The Kingdom of Bhutan, situated in the Eastern Himalayas, has been secretly running a state-owned bitcoin mining operation using its vast hydroelectricity resources for several years. With the price of Bitcoin first reaching the $5,000 mark back in October 2017, the Bhutanese government’s exact timeline of involvement in mining remains undisclosed.
Similar operations have also been spotted in El Salvador, another country harnessing power from volcanic sources to mine Bitcoin. The Latin American nation went a step further and established Bitcoin as its legal tender.
While the exact location of Bhutan’s Bitcoin mine and its profitability are still unclear, a collaboration with Nasdaq-listed mining company Bitdeer has been confirmed. The partnership aims to generate 100 MW out of the 550 MW power supply from Bhutan. The construction of the mining data center is expected to commence in 2023 with completion set for 2024.
Bhutan’s massive purchase of computer chips, with imports totaling $193 million in recent years, further indicates the country’s involvement in a large-scale Bitcoin project. The decision to mine Bitcoin may be due to the vast resources the country has and the hydropower capacity generated from numerous local rivers. Bhutan is known to produce an abundant amount of electricity, exporting 75% of its annual generation to India during the rainy season.
While some believe it’s time for the Bhutanese government to disclose its Bitcoin mining efforts, others argue that the country must tread carefully due to the risky nature of cryptocurrencies and their environmental burden. Nonetheless, if Bitcoin’s value continues to rise, profits garnered from mining could greatly benefit the country and help establish a foothold in the cryptocurrency trade sector.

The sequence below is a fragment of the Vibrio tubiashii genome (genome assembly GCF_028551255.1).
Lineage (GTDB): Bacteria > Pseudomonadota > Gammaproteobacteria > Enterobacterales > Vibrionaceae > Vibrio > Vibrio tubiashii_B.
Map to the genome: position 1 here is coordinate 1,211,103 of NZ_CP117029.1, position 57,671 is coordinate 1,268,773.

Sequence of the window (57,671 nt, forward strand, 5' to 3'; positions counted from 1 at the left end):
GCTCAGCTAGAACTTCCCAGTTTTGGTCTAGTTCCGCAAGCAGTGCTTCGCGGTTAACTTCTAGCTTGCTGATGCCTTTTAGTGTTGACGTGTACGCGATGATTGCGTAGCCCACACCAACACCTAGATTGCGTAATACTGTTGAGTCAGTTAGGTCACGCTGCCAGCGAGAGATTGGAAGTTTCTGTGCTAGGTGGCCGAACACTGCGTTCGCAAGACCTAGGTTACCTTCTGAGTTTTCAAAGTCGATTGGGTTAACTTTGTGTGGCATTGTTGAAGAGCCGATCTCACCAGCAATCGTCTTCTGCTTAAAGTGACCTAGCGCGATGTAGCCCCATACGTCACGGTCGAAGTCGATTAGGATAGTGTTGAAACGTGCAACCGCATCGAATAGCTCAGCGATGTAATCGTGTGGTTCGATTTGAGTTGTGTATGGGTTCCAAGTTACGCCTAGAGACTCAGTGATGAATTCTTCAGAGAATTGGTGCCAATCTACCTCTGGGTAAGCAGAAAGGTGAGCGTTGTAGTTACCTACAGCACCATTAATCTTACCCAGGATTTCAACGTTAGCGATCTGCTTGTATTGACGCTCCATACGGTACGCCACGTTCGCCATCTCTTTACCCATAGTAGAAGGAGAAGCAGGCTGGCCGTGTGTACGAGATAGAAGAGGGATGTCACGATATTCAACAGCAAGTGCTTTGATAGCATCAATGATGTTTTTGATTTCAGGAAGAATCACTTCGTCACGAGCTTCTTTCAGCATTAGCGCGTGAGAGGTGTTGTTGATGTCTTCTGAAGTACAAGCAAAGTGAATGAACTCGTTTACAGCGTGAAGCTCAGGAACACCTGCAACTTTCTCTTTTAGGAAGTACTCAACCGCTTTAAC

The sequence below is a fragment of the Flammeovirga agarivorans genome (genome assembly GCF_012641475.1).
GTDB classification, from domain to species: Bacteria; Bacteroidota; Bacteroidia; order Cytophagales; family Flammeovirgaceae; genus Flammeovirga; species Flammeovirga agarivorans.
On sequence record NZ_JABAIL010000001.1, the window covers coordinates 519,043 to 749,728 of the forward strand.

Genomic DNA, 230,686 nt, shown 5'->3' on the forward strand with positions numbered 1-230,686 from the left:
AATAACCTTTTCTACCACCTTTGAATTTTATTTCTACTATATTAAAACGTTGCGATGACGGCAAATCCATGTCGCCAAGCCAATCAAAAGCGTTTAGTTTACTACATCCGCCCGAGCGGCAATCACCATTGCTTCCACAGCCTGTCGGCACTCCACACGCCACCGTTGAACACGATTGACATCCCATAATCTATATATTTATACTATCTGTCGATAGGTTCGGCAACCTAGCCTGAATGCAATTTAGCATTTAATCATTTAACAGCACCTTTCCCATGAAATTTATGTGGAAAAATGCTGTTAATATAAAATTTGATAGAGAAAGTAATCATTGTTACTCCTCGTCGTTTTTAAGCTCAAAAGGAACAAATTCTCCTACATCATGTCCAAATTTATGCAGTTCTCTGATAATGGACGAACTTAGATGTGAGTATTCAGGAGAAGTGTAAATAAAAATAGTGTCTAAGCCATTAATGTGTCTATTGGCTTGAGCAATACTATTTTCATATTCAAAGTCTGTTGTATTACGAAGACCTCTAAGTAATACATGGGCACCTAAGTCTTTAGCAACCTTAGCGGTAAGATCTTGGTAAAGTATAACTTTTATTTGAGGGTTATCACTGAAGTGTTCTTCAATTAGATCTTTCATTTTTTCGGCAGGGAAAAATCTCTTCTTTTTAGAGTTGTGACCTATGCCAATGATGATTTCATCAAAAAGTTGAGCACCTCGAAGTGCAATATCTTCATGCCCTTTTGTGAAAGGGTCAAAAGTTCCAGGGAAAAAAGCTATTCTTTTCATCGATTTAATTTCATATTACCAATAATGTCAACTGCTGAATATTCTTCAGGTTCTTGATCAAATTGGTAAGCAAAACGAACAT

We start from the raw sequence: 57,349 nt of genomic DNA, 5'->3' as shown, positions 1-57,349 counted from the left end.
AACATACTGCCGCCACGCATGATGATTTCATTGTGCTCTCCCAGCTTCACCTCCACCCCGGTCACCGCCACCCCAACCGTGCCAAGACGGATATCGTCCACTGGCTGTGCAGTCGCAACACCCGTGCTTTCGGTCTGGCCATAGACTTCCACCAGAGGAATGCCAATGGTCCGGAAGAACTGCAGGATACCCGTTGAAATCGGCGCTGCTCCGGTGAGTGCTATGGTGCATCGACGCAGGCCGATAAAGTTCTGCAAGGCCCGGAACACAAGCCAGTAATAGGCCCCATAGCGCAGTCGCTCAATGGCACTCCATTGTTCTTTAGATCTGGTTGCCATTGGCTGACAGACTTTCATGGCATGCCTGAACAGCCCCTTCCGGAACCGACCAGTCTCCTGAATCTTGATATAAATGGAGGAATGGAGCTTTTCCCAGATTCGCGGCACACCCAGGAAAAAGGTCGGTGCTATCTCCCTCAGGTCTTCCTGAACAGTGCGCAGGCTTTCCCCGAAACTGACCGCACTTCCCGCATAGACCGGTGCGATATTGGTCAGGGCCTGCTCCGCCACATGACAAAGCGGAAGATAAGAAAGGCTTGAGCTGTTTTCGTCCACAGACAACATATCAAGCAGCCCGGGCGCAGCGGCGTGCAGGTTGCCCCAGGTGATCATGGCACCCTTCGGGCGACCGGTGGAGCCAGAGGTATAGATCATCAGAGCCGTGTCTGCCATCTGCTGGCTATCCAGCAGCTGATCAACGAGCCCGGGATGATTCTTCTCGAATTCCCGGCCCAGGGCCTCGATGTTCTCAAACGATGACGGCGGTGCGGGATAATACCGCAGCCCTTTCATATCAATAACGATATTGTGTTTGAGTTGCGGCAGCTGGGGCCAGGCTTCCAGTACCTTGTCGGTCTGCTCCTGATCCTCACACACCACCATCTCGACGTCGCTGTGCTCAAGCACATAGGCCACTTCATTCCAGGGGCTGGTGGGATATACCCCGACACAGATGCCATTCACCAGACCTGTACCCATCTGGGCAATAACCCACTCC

El Salvador serves as an example of a country embracing the Bitcoin revolution, adopting it as legal tender and mining it with energy harnessed from local volcanoes. The Central American country’s innovative approach also includes plans for a high-tech town called “Bitcoin City,” which will use Bitcoin as its official currency and power itself with geothermal energy from nearby volcanoes. The city’s futuristic design has won an international award for architecture and interior design.
As more countries begin exploring the benefits and challenges associated with integrating cryptocurrencies like Bitcoin, the transparency of operations and environmental impact becomes crucial. As Bhutan and El Salvador move forward with their mining ventures, only time will tell if the projects turn out to be profitable and sustainable in the long run.